In the past 18 months we have seen an explosion of interest in both the field of Security Awareness and the role of the Security Awareness Officer. This includes an exponential increase in companies posting job opportunities for awareness officers, a three-fold increase in attendees for the SANS Awareness Summit this year (over 7,000 attendees), and almost 700 people who have completed the SANS Security Awareness Professional (SSAP) credential. As such, today we are going to help define what Security Awareness is all about.
First, both this role and field is still very immature. Unlike other security fields like penetration testing or incident response which have been around for decades, awareness is a comparatively new, immature and not yet fully defined field. In fact, the NIST NICE Cybersecurity Workforce taxonomy has yet to create or define or role for this field (but this is in the works to soon change).
Traditionally, when people discuss Security Awareness they think of compliance, someone responsible for pushing out Computer Based Training (CBT) once a year and then tracking what percentage of the workforce took the training for audit / compliance purposes. This is an extremely outdated and no longer valid description. While compliance is still important, Security Awareness today is ultimately about managing human risk. Organizations can no longer take a purely technical approach to cybersecurity we must also address the human element. In fact, the VZ DBIR 2021 report identified people were involved in over 85% of all breaches globally. This is why organizations establish mature Security Awareness programs, to manage their human risk by changing organizational behavior. In fact, the most mature Awareness programs go beyond just behavior change and build a strong security culture and have the metrics framework to demonstrate that change.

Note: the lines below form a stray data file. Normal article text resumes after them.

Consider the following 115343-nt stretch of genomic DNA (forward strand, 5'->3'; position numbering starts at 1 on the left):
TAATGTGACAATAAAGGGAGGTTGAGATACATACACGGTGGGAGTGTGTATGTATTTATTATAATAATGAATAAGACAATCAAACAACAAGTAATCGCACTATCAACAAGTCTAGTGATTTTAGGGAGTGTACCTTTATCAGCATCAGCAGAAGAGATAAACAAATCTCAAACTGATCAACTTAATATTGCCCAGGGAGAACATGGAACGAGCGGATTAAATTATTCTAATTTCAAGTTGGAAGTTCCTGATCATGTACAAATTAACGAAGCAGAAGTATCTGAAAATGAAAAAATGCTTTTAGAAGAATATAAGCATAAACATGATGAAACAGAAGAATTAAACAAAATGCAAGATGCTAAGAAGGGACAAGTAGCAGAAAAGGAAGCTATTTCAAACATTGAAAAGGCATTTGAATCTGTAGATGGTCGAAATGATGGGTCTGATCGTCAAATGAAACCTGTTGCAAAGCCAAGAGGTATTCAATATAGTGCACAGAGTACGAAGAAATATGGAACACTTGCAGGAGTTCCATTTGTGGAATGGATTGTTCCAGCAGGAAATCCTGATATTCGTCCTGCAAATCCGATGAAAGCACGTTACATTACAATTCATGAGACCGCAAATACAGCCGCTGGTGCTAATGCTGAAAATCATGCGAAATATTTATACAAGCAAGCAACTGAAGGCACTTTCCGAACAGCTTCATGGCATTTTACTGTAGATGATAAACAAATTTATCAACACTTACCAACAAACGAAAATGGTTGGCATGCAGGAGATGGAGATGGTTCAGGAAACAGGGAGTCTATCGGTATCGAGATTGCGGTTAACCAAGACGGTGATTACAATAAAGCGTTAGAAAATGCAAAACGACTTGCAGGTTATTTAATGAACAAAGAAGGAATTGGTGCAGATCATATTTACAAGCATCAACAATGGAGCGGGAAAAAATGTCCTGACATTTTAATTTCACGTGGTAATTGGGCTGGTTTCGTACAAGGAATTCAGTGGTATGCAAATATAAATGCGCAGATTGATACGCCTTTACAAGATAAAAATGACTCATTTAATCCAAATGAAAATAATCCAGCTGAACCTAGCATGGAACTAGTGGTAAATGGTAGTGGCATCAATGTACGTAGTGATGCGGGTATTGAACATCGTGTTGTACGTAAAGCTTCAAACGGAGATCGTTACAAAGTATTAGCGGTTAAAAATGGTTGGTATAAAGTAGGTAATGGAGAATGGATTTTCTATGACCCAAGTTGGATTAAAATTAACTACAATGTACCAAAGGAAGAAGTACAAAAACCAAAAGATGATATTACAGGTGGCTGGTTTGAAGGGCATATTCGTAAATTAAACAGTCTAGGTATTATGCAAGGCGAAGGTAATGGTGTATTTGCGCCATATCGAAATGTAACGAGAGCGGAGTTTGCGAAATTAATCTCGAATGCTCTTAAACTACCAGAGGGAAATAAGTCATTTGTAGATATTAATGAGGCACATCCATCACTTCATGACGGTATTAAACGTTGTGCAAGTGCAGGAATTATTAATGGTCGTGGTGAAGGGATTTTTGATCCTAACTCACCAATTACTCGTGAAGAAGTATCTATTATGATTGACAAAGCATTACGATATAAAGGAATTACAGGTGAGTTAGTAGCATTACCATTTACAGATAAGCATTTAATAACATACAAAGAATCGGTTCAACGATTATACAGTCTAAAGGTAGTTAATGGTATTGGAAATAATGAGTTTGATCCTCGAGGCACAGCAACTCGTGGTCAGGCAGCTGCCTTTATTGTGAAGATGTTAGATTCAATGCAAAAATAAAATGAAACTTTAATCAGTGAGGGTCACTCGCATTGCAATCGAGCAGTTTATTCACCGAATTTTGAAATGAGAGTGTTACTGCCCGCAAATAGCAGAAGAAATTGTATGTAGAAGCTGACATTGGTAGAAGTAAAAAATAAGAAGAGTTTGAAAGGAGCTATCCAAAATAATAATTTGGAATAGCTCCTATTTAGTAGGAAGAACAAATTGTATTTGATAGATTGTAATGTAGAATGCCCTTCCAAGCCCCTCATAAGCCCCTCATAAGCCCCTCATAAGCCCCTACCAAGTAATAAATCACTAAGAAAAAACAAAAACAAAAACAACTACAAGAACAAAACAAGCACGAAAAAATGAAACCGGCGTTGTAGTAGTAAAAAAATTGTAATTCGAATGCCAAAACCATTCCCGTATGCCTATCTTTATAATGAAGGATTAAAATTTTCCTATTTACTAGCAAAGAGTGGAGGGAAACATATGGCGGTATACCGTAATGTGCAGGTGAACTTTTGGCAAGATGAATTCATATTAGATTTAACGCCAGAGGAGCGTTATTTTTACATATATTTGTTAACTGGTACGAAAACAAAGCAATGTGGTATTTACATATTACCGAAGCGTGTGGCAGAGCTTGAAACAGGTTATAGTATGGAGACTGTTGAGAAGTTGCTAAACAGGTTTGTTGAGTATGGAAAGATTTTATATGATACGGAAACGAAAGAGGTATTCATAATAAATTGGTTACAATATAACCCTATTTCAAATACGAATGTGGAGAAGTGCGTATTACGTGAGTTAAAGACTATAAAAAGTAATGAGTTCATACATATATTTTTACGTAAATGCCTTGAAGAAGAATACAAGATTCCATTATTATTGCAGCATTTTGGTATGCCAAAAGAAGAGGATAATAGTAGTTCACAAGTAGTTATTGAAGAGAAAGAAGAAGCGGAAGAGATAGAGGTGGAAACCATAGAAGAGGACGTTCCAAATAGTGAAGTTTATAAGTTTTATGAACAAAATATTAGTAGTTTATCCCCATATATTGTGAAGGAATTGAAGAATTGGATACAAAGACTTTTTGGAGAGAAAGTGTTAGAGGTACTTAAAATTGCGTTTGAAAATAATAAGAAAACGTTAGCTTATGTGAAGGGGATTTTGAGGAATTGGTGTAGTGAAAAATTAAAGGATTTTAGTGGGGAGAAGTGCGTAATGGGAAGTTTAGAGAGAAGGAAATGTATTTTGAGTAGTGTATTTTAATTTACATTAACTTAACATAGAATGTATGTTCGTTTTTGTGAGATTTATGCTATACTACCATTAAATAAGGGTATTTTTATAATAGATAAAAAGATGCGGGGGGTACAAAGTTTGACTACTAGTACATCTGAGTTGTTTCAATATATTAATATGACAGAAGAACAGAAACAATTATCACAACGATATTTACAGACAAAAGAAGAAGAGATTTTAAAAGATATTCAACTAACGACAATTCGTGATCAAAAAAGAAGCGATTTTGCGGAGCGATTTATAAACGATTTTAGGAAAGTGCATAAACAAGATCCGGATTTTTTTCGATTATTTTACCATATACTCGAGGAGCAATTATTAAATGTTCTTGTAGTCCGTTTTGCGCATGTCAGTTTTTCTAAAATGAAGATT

Today’s security awareness officer goes far beyond just annual CBT, in many ways they are experts in managing human risk. Skill sets and responsibilities include:
- RISK: Partnering with your security team to better understand and prioritize your top human risks, and the key behaviors that manage those risks. This often involves working with the Incident Response, Security Operations, or Cyber Threat Intelligence teams. The key to managing human risk is prioritizing and focusing on just your top risks, and not overwhelming your workforce with a huge list of impossible requirements, tasks, processes and responsibilities. The best and most effective awareness officers make security simple for people.
- TRAIN: Reaching out to, communicating, and engaging your workforce. Once you have identified the key behaviors that manage risk, you need to train your workforce on changing / exhibiting those key behaviors. This often requires partnering and working with other departments such as marketing, communications, and human resources. The best awareness officers have excellent people skills, enjoy working with and partnering with others, and a passion for helping people. The challenge is engaging and communicating to people in their terms. One of the most effective ways to engage is start with the Golden Circle.
- MEASURE: Finally, the most mature and effective awareness officers measure the impact of their program and communicate that impact to their leadership in business terms. There are a variety of different metrics types, to include behavioral, cultural, knowledge, and strategic. Ultimately your goal is to align the program with the strategic priorities of leadership.
This is an extremely exciting and fast growing field, as organizations struggle to better understand and manage their human risk. If you are interested in learning more or getting started in this field, I highly recommend you start with the blog post Getting Started in Cybersecurity With a Non-Technical Background and / or Career Path for Security Awareness Professionals.